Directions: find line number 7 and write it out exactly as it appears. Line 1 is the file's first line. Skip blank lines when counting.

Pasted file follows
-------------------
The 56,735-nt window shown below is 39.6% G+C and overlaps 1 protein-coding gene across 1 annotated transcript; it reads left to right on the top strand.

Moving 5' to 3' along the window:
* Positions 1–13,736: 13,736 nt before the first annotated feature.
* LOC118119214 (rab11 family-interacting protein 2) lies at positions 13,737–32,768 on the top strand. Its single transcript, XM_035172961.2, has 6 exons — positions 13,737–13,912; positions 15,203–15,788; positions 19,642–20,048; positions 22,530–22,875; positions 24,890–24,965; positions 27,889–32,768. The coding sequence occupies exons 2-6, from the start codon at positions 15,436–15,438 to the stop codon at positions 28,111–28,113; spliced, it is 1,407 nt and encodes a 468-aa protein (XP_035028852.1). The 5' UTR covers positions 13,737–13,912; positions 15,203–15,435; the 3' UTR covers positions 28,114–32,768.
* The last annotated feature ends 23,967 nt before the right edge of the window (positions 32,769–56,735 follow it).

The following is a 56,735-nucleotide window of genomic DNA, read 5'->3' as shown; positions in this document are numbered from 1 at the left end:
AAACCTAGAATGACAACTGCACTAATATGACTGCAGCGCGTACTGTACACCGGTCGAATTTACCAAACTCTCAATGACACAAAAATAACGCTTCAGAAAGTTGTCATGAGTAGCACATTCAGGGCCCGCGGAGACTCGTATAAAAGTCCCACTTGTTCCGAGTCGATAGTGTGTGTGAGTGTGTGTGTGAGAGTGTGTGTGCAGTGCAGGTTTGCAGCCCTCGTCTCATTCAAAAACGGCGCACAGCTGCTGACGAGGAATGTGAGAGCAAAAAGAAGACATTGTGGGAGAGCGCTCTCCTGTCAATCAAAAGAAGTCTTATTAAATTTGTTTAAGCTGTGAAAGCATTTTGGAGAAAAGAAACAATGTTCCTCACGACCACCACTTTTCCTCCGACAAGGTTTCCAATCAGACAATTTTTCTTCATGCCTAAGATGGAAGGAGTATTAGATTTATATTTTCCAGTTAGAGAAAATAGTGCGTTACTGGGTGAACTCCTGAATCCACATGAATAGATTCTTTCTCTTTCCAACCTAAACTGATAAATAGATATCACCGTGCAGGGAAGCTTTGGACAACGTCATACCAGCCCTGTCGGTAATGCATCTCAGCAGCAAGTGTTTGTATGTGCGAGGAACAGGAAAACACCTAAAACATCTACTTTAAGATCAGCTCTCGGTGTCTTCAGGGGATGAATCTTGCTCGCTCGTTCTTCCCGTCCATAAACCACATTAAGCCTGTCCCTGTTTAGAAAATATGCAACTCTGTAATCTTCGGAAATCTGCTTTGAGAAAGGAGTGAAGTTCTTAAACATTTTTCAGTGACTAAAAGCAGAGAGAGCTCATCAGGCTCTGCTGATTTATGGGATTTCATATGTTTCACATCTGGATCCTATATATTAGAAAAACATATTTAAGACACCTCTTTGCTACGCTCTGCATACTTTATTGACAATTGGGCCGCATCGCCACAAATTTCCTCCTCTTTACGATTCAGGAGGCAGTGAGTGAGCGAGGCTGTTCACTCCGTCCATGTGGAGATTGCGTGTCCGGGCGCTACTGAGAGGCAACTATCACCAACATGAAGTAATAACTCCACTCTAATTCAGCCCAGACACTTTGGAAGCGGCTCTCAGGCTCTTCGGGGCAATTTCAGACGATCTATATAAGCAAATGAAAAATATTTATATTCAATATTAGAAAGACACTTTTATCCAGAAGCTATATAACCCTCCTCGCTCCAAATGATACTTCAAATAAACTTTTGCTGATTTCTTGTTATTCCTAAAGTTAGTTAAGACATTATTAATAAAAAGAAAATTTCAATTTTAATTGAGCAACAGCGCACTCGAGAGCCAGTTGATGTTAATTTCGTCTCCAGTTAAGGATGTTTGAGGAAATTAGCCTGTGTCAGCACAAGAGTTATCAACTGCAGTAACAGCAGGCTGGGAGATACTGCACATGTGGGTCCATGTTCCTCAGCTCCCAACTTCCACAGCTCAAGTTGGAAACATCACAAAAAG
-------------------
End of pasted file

AAACCTAGAATGACAACTGCACTAATATGACTGCAGCGCGTACTGTACACCGGTCGAATTTACCAAACTCTCAATGACACAAAAATAACGCTTCAGAAAGTTGTCATGAGTAGCACATTCAGGGCCCGCGGAGACTCGTATAAAAGTCCCACTTGTTCCGAGTCGATAGTGTGTGTGAGTGTGTGTGTGAGAGTGTGTGTGCAGTGCAGGTTTGCAGCCCTCGTCTCATTCAAAAACGGCGCACAGCTGCTGACGAGGAATGTGAGAGCAAAAAGAAGACATTGTGGGAGAGCGCTCTCCTGTCAATCAAAAGAAGTCTTATTAAATTTGTTTAAGCTGTGAAAGCATTTTGGAGAAAAGAAACAATGTTCCTCACGACCACCACTTTTCCTCCGACAAGGTTTCCAATCAGACAATTTTTCTTCATGCCTAAGATGGAAGGAGTATTAGATTTATATTTTCCAGTTAGAGAAAATAGTGCGTTACTGGGTGAACTCCTGAATCCACATGAATAGATTCTTTCTCTTTCCAACCTAAACTGATAAATAGATATCACCGTGCAGGGAAGCTTTGGACAACGTCATACCAGCCCTGTCGGTAATGCATCTCAGCAGCAAGTGTTTGTATGTGCGAGGAACAGGAAAACACCTAAAACATCTACTTTAAGATCAGCTCTCGGTGTCTTCAGGGGATGAATCTTGCTCGCTCGTTCTTCCCGTCCATAAACCACATTAAGCCTGTCCCTGTTTAGAAAATATGCAACTCTGTAATCTTCGGAAATCTGCTTTGAGAAAGGAGTGAAGTTCTTAAACATTTTTCAGTGACTAAAAGCAGAGAGAGCTCATCAGGCTCTGCTGATTTATGGGATTTCATATGTTTCACATCTGGATCCTATATATTAGAAAAACATATTTAAGACACCTCTTTGCTACGCTCTGCATACTTTATTGACAATTGGGCCGCATCGCCACAAATTTCCTCCTCTTTACGATTCAGGAGGCAGTGAGTGAGCGAGGCTGTTCACTCCGTCCATGTGGAGATTGCGTGTCCGGGCGCTACTGAGAGGCAACTATCACCAACATGAAGTAATAACTCCACTCTAATTCAGCCCAGACACTTTGGAAGCGGCTCTCAGGCTCTTCGGGGCAATTTCAGACGATCTATATAAGCAAATGAAAAATATTTATATTCAATATTAGAAAGACACTTTTATCCAGAAGCTATATAACCCTCCTCGCTCCAAATGATACTTCAAATAAACTTTTGCTGATTTCTTGTTATTCCTAAAGTTAGTTAAGACATTATTAATAAAAAGAAAATTTCAATTTTAATTGAGCAACAGCGCACTCGAGAGCCAGTTGATGTTAATTTCGTCTCCAGTTAAGGATGTTTGAGGAAATTAGCCTGTGTCAGCACAAGAGTTATCAACTGCAGTAACAGCAGGCTGGGAGATACTGCACATGTGGGTCCATGTTCCTCAGCTCCCAACTTCCACAGCTCAAGTTGGAAACATCACAAAAAG